It doesn’t mean that I would get on the ballot anyway.

With respect to wet foot, dry foot, we underwent a monumental shift in our policy towards Cuba. My view was after 50 years of a policy not working, it made sense for us to try to reopen diplomatic relations, to engage a Cuban government, to be honest with them about the strong disagreements we have around, you know, political oppression and treatment of dissenters and freedom of press and freedom of religion, but that to make progress for the Cuban people, our best shot was to suddenly have the Cuban people interacting with Americans and seeing the incredible success of the Cuban-American community and engaging in commerce and business and trade, and that it was through that process of opening up these bilateral relations that you would see over time serious and significant improvement.

Given that shift in the relationship, the policy that we had in place with wet foot, dry foot, which treated Cuban immigrants completely different from folks from El Salvador or Guatemala or Nicaragua or any other part of the world, one that made a distinction between whether you got here by land or by foot. You know, that was a carryover of a old way of thinking that didn’t make sense in this day and age, particularly as we’re opening up travel between the two countries.

And so, you know, we had very length think consultations with the Department of Homeland Security, we had some tough negotiations with the Cuban government, but arrived at a policy which we both think is both fair and appropriate to the changing nature of the relationship between the two countries.

Nadia (inaudible).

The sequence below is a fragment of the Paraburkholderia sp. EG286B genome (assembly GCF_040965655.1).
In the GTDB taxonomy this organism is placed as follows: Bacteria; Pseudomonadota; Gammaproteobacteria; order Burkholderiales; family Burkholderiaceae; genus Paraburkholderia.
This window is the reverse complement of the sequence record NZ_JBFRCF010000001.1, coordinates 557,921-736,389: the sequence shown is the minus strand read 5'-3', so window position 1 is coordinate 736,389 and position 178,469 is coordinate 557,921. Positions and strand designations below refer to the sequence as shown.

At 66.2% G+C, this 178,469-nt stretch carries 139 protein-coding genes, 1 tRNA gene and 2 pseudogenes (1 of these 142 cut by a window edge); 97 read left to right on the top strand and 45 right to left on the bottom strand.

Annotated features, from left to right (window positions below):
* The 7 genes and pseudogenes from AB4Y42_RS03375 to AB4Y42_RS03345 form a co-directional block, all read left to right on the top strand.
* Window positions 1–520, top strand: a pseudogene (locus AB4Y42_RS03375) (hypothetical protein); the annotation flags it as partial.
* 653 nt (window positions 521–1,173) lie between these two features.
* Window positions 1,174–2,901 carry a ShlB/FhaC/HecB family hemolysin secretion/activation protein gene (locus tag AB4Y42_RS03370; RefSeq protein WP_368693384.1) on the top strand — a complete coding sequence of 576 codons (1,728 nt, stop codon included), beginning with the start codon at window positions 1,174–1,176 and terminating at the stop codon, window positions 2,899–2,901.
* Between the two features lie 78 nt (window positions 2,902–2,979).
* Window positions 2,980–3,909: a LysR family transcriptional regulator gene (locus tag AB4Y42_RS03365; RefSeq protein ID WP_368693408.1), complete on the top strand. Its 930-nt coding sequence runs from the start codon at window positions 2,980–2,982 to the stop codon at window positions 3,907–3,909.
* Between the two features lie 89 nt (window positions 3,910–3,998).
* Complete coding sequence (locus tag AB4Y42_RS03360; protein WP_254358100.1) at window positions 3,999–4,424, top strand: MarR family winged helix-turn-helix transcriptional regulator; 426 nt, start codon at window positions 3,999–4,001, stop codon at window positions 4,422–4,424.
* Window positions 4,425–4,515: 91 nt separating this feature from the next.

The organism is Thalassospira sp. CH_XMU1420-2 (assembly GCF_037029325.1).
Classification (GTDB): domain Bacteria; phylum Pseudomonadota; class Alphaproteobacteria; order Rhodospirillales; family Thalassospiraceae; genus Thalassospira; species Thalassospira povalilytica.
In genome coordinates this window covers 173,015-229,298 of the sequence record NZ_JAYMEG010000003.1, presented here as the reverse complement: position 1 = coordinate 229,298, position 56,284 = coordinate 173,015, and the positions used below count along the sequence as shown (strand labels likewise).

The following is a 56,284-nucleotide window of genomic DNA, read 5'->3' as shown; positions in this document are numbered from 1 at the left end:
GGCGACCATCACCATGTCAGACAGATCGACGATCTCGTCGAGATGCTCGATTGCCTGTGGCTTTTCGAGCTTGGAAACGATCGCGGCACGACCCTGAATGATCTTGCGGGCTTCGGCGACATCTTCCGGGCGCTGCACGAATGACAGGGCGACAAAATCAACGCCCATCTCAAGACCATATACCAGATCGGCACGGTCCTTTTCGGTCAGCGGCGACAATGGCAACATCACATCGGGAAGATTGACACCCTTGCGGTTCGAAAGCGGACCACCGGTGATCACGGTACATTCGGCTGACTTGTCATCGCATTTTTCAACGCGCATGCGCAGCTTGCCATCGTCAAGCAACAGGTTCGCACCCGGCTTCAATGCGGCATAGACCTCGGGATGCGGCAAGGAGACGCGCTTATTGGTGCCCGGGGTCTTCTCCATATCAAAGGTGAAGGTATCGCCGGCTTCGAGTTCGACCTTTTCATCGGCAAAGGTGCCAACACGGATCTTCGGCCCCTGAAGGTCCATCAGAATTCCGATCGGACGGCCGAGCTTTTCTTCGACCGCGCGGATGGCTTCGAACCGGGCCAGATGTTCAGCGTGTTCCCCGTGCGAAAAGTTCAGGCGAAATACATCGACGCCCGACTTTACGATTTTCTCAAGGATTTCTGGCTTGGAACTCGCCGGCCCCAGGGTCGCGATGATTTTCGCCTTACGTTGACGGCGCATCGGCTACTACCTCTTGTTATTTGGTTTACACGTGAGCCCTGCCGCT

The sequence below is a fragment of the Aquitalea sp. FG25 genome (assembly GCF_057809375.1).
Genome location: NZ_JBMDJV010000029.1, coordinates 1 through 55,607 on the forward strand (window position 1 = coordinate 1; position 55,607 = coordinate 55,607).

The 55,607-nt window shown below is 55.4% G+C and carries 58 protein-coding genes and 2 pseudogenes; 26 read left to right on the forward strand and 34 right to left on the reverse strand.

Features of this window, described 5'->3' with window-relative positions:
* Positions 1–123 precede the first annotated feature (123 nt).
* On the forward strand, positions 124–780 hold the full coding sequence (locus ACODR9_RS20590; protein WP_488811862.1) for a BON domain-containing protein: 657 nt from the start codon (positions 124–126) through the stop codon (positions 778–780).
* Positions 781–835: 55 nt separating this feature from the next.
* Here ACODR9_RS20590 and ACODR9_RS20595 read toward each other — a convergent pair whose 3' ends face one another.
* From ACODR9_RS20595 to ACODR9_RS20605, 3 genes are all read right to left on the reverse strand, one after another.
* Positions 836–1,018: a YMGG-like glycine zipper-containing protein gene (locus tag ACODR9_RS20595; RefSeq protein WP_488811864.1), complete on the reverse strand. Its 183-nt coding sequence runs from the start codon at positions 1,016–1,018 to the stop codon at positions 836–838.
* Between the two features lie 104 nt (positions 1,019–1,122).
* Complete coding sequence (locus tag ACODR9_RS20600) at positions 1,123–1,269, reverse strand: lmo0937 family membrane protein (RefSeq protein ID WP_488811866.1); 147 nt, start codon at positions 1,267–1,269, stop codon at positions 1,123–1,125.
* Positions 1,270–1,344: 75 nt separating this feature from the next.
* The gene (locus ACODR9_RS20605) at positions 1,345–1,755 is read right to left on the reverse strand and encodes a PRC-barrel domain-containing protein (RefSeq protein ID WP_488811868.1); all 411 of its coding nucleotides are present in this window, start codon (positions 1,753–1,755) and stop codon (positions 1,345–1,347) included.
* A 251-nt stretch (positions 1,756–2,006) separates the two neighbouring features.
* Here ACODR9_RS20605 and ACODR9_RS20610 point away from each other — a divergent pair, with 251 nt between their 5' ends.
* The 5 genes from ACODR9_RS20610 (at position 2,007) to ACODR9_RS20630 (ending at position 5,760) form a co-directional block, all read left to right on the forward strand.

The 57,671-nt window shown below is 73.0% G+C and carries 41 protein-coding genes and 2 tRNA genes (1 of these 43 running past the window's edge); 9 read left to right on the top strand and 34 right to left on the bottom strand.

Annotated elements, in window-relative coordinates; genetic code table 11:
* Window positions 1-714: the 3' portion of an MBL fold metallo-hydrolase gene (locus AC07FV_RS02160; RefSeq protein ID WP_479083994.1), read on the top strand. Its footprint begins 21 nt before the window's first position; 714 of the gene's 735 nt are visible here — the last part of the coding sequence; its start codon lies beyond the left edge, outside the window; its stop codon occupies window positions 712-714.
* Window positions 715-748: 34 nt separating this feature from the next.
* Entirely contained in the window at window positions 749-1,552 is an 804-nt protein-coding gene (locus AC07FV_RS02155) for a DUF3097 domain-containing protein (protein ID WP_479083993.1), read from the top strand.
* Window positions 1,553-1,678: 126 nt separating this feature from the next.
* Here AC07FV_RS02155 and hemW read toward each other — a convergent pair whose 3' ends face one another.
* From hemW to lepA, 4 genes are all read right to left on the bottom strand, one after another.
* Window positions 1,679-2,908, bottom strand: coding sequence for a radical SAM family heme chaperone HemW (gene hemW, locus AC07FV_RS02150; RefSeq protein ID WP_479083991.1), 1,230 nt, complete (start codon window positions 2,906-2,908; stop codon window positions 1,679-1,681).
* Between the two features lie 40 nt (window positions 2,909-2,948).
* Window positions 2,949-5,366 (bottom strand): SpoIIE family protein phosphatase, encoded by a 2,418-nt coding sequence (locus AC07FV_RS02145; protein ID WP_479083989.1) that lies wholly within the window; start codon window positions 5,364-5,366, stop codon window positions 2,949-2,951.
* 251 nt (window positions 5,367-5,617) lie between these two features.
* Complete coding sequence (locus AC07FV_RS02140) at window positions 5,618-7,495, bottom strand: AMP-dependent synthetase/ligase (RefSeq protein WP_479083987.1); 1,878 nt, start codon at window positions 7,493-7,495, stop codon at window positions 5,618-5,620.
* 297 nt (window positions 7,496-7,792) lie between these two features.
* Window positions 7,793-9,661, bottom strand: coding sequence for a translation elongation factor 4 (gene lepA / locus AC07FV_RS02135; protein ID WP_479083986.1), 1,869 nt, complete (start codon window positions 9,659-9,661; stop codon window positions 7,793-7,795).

QUESTION: Thank you, sir. I appreciate the opportunity and I want to wish you and your family the best of luck in the future.

OBAMA: Thank you.

QUESTION: Mr. President you have been criticized and even (inaudible) attacked for the U.N. Security Council resolution that considered Israeli settlements illegal and an obstacle to peace. Mr. Trump promised to move the embassy to Jerusalem. He appointed an ambassador that doesn’t believe in a two-state solution.

How worried are you about the U.S. leadership in the Arab world and beyond as (inaudible)? With this ignite (inaudible) protect Israel? And in retrospect, do you think that you should have held Israel more accountable, like President Bush Senior did with (inaudible)? Thank you.

OBAMA: I am — I continue to be significantly worried about the Israeli-Palestinian issue. And I’m worried about it both because I think the status quo is unsustainable, that it is dangerous for Israel, that it is bad for Palestinians, it is bad for the region and it is bad for America’s national security.

OBAMA: And you know, I came into this office wanting to do everything I could to encourage serious peace talks between Israelis and Palestinians. And we invested a lot of energy, a lot of time, a lot of effort first year, second year, all the way until last year. Ultimately, what has always been clear is that we cannot force the parties to arrive at peace. What we can do is facilitate, provide a platform, encourage, but we can’t force them to do it. But in light of shifts in Israeli politics and Palestinian politics, a rightward drift in Israeli politics, weakening of President Abbas’ ability to move and take risks on behalf of peace in the Palestinian territories.

In light of all the dangers that have emerged in the region and the understandable fears that Israelis may have about the chaos and rise of groups like ISIL and the deterioration of Syria, in light of all those things, what we at least wanted to do, understanding that the two parties wouldn’t actually arrive at a final status agreement, is to preserve the possibility of the two-state solution because we do not see an alternative to it.

And I’ve said this directly to Prime Minister Netanyahu, I’ve said it inside of Israel, I’ve said it to Palestinians as well. I don’t see how this issue gets resolved in a way that maintains Israel as both Jewish and a democracy. Because if you do not have two states, then in some form or fashion you are extending an occupation, functionally you end up having one state in which millions of people are disenfranchised and operate as second class residents.